Eddie Jones and England are in the fortunate position of not being forced into making too many changes to a side that made it all the way to the Rugby World Cup final in 2019.
Age-enforced changes to that youthful side are few and far between outside of replacing the veteran Dan Cole at tighthead and finding a longer-term deputy to Ben Youngs than the soon-to-be 34-year-old Willi Heinz. Elsewhere, the majority of squad should be in or even just entering their primes comes the 2023 Rugby World Cup in France.
There aren’t too many battling persistent injuries aside from the bruising pairing of Manu Tuilagi and Billy Vunipola, leaving Jones in the luxurious position of being able to build upon the strengths of his side and truly try to improve it, rather than having to patch holes that have formed as a result of the ravages of time.
That said, one key loss for England that isn’t due to age or injury is that of George Kruis, with the sizeable lock having packed his bags for Japan following Saracens’ relegation to the Greene King IPA Championship due to their salary cap infractions. Despite not always being lavished with praise in the same way some of his more high-profile teammates are, Kruis has been the epitome of consistency for England and has been a highly significant contributor to their set-piece and defensive successes.
A combination of Maro Itoje and Courtney Lawes was tipped by many during the summer to take up the mantle in England’s engine room, though an ankle injury for Lawes has ruled him out of international rugby until the 2021 Six Nations. This has left the door open for the ever-reliable Joe Launchbury, who packed down at four on Saturday, a man who has always performed well for England and provides valuable contributions in all areas on the pitch.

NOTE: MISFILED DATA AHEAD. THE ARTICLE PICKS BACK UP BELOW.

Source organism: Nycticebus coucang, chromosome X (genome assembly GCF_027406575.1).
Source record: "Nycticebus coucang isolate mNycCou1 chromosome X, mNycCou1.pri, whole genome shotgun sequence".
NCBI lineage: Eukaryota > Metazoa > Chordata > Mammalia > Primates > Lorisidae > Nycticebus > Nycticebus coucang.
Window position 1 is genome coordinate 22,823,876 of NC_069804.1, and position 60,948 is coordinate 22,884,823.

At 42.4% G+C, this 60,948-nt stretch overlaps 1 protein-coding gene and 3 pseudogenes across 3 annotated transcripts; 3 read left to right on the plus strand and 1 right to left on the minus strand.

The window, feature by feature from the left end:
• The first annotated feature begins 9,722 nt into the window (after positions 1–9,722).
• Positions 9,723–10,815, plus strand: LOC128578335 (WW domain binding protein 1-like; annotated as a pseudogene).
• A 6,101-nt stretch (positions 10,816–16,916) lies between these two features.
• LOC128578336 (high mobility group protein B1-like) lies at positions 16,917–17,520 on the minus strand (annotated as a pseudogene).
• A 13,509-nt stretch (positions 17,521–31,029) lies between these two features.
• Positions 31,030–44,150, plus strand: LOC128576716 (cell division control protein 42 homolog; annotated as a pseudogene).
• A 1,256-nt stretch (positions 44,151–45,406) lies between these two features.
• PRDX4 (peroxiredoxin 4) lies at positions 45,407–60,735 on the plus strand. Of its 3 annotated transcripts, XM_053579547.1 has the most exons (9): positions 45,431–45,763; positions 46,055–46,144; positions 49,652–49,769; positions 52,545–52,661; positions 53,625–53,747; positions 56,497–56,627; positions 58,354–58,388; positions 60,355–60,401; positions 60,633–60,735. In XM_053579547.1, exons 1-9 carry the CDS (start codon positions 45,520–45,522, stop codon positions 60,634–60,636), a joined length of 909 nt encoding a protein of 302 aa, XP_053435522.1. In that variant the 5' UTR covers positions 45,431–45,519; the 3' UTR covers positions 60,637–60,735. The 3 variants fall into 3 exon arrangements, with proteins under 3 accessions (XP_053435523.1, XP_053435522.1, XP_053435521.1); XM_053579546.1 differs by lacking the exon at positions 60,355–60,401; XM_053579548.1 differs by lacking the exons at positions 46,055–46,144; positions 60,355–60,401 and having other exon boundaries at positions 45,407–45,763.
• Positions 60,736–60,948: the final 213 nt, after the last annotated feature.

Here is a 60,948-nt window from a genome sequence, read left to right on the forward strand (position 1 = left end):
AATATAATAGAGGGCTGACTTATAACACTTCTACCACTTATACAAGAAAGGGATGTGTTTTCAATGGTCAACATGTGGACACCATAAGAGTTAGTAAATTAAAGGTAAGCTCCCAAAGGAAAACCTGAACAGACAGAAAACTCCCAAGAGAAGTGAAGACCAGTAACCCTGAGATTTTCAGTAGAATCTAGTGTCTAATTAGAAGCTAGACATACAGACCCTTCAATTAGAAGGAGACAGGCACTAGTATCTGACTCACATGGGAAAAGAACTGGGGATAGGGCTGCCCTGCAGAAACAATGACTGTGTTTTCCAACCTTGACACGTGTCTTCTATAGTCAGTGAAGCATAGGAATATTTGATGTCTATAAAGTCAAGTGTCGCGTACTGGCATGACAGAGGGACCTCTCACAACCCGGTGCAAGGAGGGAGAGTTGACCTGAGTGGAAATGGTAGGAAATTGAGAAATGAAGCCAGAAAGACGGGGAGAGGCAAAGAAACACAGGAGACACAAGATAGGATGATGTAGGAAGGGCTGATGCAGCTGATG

Launchbury went well at Twickenham against Georgia, though it was his colleague in the second row, Charlie Ewels, who really stole the spotlight. A former England U20 captain, Ewels has been unlucky to play in an era of English rugby that boasts Itoje, Kruis, Lawes and Launchbury, as there are many others in which the 25-year-old would have far more than the 17 caps – and seven starts – that he currently has to his name.
In what was an entirely forward-dominated game against Georgia, Ewels went a long way towards filling the boots of Kruis with an unglamourous but comprehensive performance. Where the Saracen excelled for England was with his lineout mastery on both sides of the ball, the physicality of his defence close to the breakdown, accuracy at the attacking breakdown and his organisation of his teammates defensively. He had also become a more adept ball-carrier, with the nous and physical strength to make those short gains as a first receiver and on the pick and go.
Running the rule over Ewels’ outing against Georgia and the lock ticked the majority of those boxes. He was Jamie George’s favoured target at the lineout, his defensive work around the fringes and counter-mauling was excellent and his work rate, particularly in defence, was superb. He wasn’t as busy with the ball in hand as Kruis tends to be, with Vunipola and Jack Willis shouldering that burden, and from a distance he didn’t seem to be as vocal communicating in defence, but it was a refined performance in a pack which does not currently lack for leaders, veterans and big personalities.